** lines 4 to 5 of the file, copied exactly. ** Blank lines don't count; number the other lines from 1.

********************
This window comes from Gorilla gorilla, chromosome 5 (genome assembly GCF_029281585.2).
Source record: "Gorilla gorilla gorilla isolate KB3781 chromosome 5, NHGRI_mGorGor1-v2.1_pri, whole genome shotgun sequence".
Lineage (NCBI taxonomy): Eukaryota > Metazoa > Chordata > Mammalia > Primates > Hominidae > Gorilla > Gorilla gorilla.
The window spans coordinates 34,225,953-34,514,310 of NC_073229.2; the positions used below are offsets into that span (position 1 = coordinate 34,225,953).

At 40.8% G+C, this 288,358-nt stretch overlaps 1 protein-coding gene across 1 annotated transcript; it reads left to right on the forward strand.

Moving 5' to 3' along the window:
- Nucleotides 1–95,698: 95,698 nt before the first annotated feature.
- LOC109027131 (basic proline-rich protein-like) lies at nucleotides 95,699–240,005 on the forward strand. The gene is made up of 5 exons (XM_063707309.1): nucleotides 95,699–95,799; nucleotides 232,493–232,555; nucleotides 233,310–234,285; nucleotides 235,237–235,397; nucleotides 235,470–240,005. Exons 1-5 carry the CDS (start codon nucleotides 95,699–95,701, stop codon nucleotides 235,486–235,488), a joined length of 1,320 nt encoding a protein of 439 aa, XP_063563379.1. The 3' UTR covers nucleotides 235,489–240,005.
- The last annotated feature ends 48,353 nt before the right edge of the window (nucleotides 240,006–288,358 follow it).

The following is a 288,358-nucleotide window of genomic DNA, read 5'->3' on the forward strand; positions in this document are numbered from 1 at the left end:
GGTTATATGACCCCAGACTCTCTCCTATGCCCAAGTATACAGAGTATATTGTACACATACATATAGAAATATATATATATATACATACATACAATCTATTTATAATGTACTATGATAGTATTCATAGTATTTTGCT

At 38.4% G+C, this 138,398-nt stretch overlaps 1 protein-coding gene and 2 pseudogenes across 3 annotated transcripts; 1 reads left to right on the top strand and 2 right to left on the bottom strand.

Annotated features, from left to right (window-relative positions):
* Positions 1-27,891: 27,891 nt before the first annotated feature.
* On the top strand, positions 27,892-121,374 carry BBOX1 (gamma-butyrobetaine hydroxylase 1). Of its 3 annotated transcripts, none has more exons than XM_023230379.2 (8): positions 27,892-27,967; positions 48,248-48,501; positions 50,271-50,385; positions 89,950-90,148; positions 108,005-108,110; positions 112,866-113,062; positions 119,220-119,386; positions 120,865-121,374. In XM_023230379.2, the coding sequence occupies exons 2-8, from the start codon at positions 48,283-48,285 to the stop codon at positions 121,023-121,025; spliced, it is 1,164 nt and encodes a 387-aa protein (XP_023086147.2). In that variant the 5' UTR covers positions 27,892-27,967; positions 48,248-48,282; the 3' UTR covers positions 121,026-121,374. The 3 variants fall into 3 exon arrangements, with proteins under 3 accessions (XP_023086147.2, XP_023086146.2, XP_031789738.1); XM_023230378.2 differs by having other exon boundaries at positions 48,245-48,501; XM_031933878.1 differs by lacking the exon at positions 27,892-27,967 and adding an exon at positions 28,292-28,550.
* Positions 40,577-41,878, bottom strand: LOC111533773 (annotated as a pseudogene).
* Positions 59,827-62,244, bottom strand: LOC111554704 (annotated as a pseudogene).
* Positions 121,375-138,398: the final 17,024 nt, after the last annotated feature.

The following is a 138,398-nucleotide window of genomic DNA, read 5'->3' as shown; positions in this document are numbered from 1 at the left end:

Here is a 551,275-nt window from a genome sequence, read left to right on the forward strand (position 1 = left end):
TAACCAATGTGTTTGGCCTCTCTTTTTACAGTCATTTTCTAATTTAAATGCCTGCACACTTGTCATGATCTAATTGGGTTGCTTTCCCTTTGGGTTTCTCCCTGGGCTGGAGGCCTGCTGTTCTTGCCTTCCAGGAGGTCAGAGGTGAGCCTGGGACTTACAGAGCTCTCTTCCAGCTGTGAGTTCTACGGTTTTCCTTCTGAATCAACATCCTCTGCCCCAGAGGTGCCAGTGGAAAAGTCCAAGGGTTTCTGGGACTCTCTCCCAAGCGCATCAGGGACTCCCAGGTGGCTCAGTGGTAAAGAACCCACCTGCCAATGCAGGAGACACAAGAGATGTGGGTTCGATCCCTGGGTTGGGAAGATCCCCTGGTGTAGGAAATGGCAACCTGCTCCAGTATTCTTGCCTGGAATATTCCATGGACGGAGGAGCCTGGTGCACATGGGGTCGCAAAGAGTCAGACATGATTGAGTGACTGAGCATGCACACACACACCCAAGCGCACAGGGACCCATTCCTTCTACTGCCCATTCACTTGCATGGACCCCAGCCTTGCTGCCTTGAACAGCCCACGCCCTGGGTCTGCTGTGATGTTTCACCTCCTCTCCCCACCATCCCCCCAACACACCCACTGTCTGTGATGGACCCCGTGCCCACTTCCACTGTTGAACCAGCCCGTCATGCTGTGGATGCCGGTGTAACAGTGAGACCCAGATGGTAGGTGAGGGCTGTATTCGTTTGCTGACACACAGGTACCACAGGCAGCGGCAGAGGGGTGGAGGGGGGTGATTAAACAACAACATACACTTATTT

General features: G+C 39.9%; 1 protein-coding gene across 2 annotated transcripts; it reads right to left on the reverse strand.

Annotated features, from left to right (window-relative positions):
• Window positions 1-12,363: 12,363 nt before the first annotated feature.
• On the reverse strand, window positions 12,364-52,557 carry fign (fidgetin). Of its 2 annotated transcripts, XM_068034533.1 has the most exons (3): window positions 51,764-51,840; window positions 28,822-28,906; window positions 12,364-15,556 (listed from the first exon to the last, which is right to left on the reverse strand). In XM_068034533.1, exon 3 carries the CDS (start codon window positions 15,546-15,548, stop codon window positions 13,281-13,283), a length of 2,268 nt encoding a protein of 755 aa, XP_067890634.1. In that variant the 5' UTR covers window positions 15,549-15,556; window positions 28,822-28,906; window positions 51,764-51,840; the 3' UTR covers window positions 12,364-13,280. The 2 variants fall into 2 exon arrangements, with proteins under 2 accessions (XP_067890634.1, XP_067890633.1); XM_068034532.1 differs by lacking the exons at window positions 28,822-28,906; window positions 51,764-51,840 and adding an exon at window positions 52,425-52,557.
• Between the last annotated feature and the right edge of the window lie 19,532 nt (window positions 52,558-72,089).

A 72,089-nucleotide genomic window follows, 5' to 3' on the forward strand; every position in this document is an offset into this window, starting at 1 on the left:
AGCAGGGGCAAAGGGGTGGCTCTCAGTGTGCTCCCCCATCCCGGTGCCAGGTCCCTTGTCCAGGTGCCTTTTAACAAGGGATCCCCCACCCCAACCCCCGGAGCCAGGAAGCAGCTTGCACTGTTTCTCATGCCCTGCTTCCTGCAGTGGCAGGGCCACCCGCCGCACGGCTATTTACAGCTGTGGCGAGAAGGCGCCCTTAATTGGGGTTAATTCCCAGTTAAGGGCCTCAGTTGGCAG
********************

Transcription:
The window spans coordinates 34,225,953-34,514,310 of NC_073229.2; the positions used below are offsets into that span (position 1 = coordinate 34,225,953).

At 40.8% G+C, this 288,358-nt stretch overlaps 1 protein-coding gene across 1 annotated transcript; it reads left to right on the forward strand.